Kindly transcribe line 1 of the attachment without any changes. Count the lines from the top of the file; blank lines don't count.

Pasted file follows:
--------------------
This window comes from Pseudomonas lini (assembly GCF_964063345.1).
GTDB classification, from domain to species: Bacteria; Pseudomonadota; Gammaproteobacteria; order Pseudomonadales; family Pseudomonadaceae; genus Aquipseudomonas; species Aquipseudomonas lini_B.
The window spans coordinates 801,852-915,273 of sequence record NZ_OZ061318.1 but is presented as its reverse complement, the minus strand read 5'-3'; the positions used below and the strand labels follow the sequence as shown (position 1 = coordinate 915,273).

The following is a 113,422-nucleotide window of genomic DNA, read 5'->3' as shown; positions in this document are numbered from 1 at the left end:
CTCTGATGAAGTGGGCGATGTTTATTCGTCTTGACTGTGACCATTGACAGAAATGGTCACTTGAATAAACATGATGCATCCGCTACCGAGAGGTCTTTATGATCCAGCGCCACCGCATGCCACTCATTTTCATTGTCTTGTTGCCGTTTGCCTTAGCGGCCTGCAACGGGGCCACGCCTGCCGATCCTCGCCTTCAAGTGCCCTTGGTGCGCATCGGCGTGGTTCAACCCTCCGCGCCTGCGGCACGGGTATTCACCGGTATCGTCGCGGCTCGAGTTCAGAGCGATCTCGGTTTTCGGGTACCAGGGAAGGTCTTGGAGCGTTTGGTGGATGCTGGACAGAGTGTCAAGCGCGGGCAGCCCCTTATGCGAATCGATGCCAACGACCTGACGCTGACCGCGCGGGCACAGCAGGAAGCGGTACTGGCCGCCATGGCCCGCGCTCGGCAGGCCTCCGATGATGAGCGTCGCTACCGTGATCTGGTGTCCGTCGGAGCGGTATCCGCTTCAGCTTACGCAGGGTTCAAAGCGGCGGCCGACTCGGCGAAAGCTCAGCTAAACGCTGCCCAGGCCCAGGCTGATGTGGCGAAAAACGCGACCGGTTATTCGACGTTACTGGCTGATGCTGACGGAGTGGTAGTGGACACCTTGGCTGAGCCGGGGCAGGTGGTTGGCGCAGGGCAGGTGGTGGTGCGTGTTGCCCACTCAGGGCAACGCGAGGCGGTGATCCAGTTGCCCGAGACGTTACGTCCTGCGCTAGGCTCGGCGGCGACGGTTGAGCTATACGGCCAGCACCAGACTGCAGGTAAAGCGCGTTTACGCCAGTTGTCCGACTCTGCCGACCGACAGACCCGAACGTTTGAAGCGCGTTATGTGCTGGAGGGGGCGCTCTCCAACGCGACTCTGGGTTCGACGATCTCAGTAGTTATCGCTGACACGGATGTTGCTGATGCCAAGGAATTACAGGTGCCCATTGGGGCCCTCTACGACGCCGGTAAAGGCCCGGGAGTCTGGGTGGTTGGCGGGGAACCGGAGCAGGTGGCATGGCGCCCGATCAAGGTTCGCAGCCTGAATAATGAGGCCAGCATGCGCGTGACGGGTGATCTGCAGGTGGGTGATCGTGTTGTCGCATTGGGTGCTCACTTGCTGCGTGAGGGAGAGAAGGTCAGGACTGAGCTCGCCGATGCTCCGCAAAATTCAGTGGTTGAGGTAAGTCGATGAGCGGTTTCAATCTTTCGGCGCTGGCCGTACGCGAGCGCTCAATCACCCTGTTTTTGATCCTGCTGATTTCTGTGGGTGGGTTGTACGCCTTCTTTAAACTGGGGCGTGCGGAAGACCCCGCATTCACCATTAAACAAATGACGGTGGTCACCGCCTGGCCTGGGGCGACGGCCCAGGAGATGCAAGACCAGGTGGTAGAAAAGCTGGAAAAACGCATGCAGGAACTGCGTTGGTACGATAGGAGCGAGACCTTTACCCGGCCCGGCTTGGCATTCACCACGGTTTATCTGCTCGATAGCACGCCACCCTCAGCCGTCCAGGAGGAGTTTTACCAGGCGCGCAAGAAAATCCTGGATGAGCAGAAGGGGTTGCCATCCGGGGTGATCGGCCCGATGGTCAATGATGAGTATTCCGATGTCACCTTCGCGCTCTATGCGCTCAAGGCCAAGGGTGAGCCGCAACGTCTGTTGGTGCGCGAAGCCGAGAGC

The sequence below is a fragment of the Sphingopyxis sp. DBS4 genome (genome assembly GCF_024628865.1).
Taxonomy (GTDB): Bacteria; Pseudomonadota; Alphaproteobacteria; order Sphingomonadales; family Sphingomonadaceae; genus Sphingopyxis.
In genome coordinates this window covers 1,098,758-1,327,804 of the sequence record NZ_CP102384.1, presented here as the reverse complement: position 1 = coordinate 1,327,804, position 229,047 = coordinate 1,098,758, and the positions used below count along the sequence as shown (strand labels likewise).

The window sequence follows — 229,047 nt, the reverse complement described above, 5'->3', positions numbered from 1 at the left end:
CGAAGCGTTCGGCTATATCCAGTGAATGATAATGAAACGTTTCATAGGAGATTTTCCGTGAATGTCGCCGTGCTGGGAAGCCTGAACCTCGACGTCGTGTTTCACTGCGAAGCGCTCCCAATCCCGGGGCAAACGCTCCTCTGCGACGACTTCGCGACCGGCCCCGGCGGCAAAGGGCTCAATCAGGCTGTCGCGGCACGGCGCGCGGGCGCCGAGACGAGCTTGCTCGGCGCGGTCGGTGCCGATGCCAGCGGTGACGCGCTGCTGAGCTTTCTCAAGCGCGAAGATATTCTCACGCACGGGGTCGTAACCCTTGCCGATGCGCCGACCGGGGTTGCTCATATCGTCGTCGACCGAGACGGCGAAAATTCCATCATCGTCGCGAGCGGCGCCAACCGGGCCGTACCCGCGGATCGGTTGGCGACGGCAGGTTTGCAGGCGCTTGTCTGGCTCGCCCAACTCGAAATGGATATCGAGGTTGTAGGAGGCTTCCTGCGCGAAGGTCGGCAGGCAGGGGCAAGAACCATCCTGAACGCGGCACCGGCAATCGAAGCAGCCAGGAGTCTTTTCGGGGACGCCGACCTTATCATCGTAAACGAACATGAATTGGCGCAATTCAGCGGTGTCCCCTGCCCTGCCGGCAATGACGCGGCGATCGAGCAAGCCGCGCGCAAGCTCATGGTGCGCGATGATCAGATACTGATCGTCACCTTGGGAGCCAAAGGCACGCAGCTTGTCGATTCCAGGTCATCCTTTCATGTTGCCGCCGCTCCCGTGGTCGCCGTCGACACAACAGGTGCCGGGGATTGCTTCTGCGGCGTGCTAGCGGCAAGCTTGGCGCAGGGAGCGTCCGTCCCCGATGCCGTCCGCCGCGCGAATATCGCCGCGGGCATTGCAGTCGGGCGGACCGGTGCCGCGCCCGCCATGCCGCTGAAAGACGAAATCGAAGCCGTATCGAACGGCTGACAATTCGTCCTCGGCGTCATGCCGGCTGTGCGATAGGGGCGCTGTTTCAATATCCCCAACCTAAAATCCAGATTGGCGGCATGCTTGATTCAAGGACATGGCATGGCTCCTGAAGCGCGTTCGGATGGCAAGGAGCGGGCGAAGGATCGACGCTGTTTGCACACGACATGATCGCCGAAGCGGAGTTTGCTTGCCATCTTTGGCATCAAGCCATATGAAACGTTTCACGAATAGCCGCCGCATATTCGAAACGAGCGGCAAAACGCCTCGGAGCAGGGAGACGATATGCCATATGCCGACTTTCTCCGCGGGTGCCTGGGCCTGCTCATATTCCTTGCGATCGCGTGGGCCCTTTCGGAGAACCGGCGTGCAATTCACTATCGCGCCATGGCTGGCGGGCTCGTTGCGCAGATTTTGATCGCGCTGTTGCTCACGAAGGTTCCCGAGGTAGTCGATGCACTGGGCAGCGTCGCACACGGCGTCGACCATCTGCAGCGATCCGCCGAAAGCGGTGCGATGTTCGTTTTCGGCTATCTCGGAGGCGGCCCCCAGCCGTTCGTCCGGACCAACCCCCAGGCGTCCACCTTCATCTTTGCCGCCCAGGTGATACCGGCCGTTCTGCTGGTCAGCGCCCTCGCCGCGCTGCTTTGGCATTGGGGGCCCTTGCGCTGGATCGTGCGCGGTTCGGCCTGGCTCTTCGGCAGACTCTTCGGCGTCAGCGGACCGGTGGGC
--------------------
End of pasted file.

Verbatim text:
This window comes from Pseudomonas lini (assembly GCF_964063345.1).